Birthday celebrations are a sacred, fun, and an important part in my life.  Celebrations always include a birthday cake, the candles, homemade cards, and a special meal.  My mom showed me as a child the importance of celebrating those you love.  There is never a wrong moment to pop the confetti and dig into the chocolate cake.  Now I’m a mom.  It is also important for me to model for my kids how we take care of those we love.  How we honor them.  How we smile with our hearts because we are happy to celebrate another year with them.  How finding the perfect cake is so important because it is what the birthday person likes.  How making a special meal for that person is a selfless act – all because we love them.

This particular birthday included all the fixings of a wonderful celebration.  Special peanut-butter chocolate lava and chocolate-cherry ganache were the birthday cupcakes.  A candied lemon and simple vanilla, gluten- and dairy-free, were also part of the birthday cupcake purchase.  Why?  I also want my son to be able to enjoy birthday celebrations with those he adores – and also enjoy the best part of the birthday: cake.

So after the special meal was prepared, devoured and dishes were clean, my kids pulled the birthday cupcakes from the white bakers’ box.  Pure joy beamed when they opened the box, admiring the cherry sitting on a mountain of frosting and a candied lemon twist adoring another pile of sugar.

“Oh, that one is mine!” squealed my son.

My daughter, often the sage, replied to him, “No, Brother.  We are sharing, remember?”

And then, again, my son squealed, “No, that ONE is my mine. It is the only one I can eat! I have allergies, REMEMBER?”

And thus, the battle over birthday cupcakes started.  My son’s wire-tight focus was on the candied lemon, gluten- and dairy-free cupcake.   He suddenly sensed a fear that his cupcake was unlike the others on the plate – and he wanted to also enjoy the birthday celebration.  He couldn’t see past the candied lemon cupcake … not because he didn’t care deeply about the person being celebrated, but because he logically didn’t understand why the gluten- and dairy-free cupcake would be grouped into the cupcake display to be presented to the birthday person.

Like so many times in our house, I noticed right away that my son was stuck.  For some, he may be viewed as being selfish or unable to celebrate others.  Yes, this may be the perspective that I also took prior to fully understanding Autism Spectrum.  However, if you look at what led up to his squealing, you will see it was about the logic of the cupcake – and not the person being celebrated.   His cupcake was falling into a gray area – not his chosen black or white areas.

This moment is referred to the technical term cognitive rigidity.  The best way to describe cognitive rigidity, as explained by Dr. James Coplan, is “difficulty in changing mental sets.”  A simpler way of explaining this is to think about things outside of your own box.  Now, I can’t say to my son, “Think outside of the box,” because this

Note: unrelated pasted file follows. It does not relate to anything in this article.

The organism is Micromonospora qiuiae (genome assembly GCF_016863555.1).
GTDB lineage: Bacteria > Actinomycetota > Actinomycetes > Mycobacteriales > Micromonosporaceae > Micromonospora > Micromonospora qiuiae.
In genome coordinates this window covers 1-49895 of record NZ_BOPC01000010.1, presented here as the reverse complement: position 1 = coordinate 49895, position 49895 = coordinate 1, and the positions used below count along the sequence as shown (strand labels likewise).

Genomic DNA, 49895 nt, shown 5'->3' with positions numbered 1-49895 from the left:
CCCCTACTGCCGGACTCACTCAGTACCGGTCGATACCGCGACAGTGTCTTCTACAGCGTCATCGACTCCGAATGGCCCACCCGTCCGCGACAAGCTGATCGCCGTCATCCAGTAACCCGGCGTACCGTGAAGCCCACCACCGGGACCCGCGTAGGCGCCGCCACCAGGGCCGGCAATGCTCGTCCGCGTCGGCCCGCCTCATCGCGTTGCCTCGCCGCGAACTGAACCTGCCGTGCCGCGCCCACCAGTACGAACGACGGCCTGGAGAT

isn’t concrete.  But, when I say, “Let’s be flexible right now,” this will shift his thinking.  This is his cue for trying something new.  For trusting me.  For being open to what might happen.  My son doesn’t really like being flexible.  In fact, he would much prefer to stick to the way he likes things.  However, in the perspective of society, this is considered selfish.  So, it is my duty as a mother, to help my son understand what it means to be flexible.  It is also my mission to help his practice flexibility on a daily basis.

I do so because I truly believe that with practice, any child, whether on the Autism Spectrum or not, can have grace for and celebrate the life of others.

So, my son practiced flexibility with “his cupcake.”  He placed the candied lemon cupcake next to the peanut-butter chocolate lava and chocolate-cherry ganache cupcakes.  He was very careful to place it in a way that wouldn’t allow for any contamination.  And then he was ready … ready to celebrate and laugh and savor the sweetness of a birthday.

And on that special, yet chaotic birthday night, my son took notice of what really mattered: the birthday person.  And he sang happy birthday to you, gave a big birthday hug to his loved one, and, then enjoyed his candied lemon cupcake.

My purpose in sharing this story with you is so you can see that life isn’t perfect.  Raising kids, especially one on the Autism Spectrum, takes courage and requires a light heart.  There was a time when I would have been embarrassed because my child  was acting that way.  However, when I step back, and I look at the “why” I can see that it isn’t about me being embarrassed.  It is about putting aside what others may or may not think, and instead, responding with love to help my son grow into the best version of himself.


Resource (Coplan, 2018)

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